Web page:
What is pending time on the Employee Leave Transactions window?

What is pending time on the Employee Leave Transactions window?

KB01-014

The pending option is for time that an employee can accrue but is not available to take by the employee yet.  For example, the first 90 days of employment may be probationary.  An employee can accrue their time; however it is not available to them until they complete the 90 day probation.  In this scenario, we would use a One Time waiting period and 90 days in the Leave Setup window.  

When the system calculates leave time during the first 90 days, the time appears in the pending field until it is available after the employee completes the 90-day probation.  In our setup the Accrual Based on date equals the hire date thus the 90-days is 90 days after the hire date.  On the Employee Leave Maintenance (Cards > Payroll > Leave) window you can see the system defaults the Accrual Based On Date as the Waiting Period Start Date and we have entered 90 days as the waiting period units.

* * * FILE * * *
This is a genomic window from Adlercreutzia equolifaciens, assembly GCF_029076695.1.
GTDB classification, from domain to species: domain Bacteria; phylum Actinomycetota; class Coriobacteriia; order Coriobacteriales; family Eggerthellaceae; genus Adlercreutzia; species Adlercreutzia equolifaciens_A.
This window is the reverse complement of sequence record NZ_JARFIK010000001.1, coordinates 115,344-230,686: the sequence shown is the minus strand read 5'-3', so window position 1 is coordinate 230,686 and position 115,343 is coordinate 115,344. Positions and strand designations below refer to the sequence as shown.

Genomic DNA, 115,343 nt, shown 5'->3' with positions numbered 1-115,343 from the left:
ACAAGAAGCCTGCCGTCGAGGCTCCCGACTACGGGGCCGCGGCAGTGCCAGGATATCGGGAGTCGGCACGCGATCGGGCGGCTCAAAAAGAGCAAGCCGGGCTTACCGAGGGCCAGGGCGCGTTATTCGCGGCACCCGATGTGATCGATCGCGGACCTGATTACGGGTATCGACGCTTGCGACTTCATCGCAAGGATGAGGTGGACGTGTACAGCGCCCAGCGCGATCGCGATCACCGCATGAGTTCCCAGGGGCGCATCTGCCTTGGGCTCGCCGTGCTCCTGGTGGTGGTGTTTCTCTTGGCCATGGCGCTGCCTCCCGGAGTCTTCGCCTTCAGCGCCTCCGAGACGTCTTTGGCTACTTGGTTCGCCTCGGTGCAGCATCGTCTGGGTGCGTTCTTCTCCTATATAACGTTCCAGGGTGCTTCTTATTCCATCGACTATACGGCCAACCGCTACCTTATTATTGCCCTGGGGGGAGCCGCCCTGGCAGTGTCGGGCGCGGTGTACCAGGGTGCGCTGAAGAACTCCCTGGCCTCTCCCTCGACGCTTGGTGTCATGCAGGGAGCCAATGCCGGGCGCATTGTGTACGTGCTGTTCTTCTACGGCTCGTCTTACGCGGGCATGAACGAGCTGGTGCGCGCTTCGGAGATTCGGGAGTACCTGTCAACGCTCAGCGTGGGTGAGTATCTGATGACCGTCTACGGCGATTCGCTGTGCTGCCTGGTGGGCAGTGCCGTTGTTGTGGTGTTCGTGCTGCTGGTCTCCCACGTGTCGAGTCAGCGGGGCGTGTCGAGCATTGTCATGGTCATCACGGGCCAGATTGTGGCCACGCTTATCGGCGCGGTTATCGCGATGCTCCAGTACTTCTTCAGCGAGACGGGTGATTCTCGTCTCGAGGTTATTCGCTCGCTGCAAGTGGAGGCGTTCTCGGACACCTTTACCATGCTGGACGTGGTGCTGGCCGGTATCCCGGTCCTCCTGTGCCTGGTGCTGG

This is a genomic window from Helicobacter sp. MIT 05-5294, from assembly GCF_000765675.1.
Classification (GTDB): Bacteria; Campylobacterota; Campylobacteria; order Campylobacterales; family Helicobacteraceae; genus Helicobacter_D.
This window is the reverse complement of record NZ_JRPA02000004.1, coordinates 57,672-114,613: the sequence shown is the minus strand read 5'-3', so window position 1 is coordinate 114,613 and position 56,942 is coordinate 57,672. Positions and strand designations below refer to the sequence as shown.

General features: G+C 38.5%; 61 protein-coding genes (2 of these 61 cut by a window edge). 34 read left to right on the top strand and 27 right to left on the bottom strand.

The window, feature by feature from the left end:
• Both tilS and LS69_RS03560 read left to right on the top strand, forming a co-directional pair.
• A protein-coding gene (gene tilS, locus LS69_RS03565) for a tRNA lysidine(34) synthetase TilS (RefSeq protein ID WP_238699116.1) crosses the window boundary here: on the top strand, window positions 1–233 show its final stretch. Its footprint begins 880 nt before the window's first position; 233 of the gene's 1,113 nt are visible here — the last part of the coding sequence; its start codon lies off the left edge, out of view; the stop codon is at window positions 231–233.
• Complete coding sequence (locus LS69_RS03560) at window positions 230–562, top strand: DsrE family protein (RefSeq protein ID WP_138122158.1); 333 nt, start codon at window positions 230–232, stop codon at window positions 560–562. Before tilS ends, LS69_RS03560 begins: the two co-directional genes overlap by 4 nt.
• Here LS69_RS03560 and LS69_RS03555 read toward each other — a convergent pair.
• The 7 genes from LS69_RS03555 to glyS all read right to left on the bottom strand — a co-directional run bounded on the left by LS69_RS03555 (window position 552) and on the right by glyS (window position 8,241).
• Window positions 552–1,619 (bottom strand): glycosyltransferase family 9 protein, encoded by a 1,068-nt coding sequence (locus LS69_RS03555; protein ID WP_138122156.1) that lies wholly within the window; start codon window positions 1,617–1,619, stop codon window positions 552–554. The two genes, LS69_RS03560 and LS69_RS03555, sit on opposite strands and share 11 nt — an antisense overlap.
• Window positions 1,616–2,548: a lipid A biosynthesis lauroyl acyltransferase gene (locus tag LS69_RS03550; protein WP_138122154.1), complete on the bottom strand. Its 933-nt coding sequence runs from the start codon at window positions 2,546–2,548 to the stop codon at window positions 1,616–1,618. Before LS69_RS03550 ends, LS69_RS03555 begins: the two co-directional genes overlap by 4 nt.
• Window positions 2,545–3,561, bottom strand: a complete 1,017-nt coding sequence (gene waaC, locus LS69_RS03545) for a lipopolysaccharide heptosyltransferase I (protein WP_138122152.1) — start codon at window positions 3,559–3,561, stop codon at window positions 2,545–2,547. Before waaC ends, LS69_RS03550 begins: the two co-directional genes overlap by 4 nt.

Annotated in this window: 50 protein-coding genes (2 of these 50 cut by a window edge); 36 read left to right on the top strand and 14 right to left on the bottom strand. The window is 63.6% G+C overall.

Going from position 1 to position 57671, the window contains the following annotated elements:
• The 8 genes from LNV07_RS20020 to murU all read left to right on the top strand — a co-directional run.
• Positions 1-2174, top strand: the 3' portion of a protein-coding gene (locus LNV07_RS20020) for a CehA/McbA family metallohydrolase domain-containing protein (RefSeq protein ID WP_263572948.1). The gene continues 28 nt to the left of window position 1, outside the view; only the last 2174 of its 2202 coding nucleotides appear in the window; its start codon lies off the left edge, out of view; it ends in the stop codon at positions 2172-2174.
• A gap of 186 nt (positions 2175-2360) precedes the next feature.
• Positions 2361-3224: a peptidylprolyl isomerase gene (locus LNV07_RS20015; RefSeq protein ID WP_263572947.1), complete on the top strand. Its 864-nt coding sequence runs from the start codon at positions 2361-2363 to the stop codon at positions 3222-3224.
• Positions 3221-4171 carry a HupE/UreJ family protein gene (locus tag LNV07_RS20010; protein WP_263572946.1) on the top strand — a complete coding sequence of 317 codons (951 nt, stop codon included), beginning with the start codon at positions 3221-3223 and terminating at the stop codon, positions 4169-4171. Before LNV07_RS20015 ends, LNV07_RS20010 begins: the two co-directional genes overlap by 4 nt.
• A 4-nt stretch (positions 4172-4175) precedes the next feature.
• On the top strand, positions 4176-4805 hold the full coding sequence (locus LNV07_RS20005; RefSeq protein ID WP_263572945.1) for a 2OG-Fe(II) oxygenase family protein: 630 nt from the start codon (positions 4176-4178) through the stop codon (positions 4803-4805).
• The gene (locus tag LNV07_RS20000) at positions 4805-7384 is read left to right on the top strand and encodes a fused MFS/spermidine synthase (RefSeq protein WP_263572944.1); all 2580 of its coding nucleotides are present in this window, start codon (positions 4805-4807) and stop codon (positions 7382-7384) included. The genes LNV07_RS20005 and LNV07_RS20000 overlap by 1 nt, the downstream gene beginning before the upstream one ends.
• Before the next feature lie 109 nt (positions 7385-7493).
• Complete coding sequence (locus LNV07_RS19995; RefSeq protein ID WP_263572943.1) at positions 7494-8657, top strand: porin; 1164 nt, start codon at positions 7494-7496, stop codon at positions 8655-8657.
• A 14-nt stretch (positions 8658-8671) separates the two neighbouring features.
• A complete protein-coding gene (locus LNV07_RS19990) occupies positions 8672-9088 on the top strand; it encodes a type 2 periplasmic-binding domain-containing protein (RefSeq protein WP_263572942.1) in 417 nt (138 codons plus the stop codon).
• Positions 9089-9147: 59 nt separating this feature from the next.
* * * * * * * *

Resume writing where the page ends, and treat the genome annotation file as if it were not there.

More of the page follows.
CLM Pending 1

If you mark the option to Calculate Earned Time during Payroll Processing then in the pay period the employee reaches their 90-day anniversary the system will move the time from the pending to the earned field with a description of Pending Made Available. 

CLM Pending 2

If you do not mark Calculate Earned Time during Payroll Processing then you will use the Calculate Leave Accruals window to accrue time.  The system uses the Accrued Through Date on the Employee Leave Maintenance as the start date and the Accrued Through Date on the Calculate Leave Accruals window as the end date.  When the 90 day anniversary date is between the start date and the end date the time will move from the pending to the earned with a description of Pending Made Available.

Last Review: February 2, 2015 – Revision: 1.0

Applies To:

  • Comprehensive Leave Manager Microsoft Dynamics GP 2015
  • Comprehensive Leave Manager Microsoft Dynamics GP 2013
  • Comprehensive Leave Manager Microsoft Dynamics GP 2010

 

 

2017-01-08T13:23:34+00:00 September 23rd, 2014|0 Comments

Leave A Comment